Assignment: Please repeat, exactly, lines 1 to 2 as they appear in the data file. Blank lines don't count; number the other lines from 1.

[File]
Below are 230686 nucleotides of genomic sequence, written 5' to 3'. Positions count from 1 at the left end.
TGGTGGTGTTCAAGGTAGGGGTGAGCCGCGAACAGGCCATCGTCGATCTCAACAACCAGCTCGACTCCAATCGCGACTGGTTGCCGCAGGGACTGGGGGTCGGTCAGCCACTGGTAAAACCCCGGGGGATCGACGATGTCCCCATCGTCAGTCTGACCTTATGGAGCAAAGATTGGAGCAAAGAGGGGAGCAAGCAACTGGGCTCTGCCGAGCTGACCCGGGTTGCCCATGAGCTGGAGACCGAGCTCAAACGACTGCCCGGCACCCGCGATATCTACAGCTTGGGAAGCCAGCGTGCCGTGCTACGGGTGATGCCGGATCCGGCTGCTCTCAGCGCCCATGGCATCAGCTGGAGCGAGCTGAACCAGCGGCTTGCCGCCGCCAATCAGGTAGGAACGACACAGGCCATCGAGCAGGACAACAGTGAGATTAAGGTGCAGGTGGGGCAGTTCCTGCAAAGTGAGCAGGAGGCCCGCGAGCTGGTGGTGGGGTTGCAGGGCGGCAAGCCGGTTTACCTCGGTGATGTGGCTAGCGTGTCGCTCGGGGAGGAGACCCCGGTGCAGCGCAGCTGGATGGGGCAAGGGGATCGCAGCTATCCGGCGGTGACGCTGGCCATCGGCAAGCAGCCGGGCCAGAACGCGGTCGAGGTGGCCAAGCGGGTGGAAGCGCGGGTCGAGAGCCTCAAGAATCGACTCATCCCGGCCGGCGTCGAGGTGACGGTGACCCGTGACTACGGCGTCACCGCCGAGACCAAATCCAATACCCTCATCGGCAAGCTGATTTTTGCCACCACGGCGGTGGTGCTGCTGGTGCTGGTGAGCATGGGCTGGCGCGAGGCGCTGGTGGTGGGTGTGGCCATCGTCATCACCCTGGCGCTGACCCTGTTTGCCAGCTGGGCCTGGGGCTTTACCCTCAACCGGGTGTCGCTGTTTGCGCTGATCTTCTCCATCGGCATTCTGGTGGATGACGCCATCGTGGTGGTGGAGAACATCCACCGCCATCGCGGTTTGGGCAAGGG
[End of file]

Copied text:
Below are 230686 nucleotides of genomic sequence, written 5' to 3'. Positions count from 1 at the left end.
TGGTGGTGTTCAAGGTAGGGGTGAGCCGCGAACAGGCCATCGTCGATCTCAACAACCAGCTCGACTCCAATCGCGACTGGTTGCCGCAGGGACTGGGGGTCGGTCAGCCACTGGTAAAACCCCGGGGGATCGACGATGTCCCCATCGTCAGTCTGACCTTATGGAGCAAAGATTGGAGCAAAGAGGGGAGCAAGCAACTGGGCTCTGCCGAGCTGACCCGGGTTGCCCATGAGCTGGAGACCGAGCTCAAACGACTGCCCGGCACCCGCGATATCTACAGCTTGGGAAGCCAGCGTGCCGTGCTACGGGTGATGCCGGATCCGGCTGCTCTCAGCGCCCATGGCATCAGCTGGAGCGAGCTGAACCAGCGGCTTGCCGCCGCCAATCAGGTAGGAACGACACAGGCCATCGAGCAGGACAACAGTGAGATTAAGGTGCAGGTGGGGCAGTTCCTGCAAAGTGAGCAGGAGGCCCGCGAGCTGGTGGTGGGGTTGCAGGGCGGCAAGCCGGTTTACCTCGGTGATGTGGCTAGCGTGTCGCTCGGGGAGGAGACCCCGGTGCAGCGCAGCTGGATGGGGCAAGGGGATCGCAGCTATCCGGCGGTGACGCTGGCCATCGGCAAGCAGCCGGGCCAGAACGCGGTCGAGGTGGCCAAGCGGGTGGAAGCGCGGGTCGAGAGCCTCAAGAATCGACTCATCCCGGCCGGCGTCGAGGTGACGGTGACCCGTGACTACGGCGTCACCGCCGAGACCAAATCCAATACCCTCATCGGCAAGCTGATTTTTGCCACCACGGCGGTGGTGCTGCTGGTGCTGGTGAGCATGGGCTGGCGCGAGGCGCTGGTGGTGGGTGTGGCCATCGTCATCACCCTGGCGCTGACCCTGTTTGCCAGCTGGGCCTGGGGCTTTACCCTCAACCGGGTGTCGCTGTTTGCGCTGATCTTCTCCATCGGCATTCTGGTGGATGACGCCATCGTGGTGGTGGAGAACATCCACCGCCATCGCGGTTTGGGCAAGGG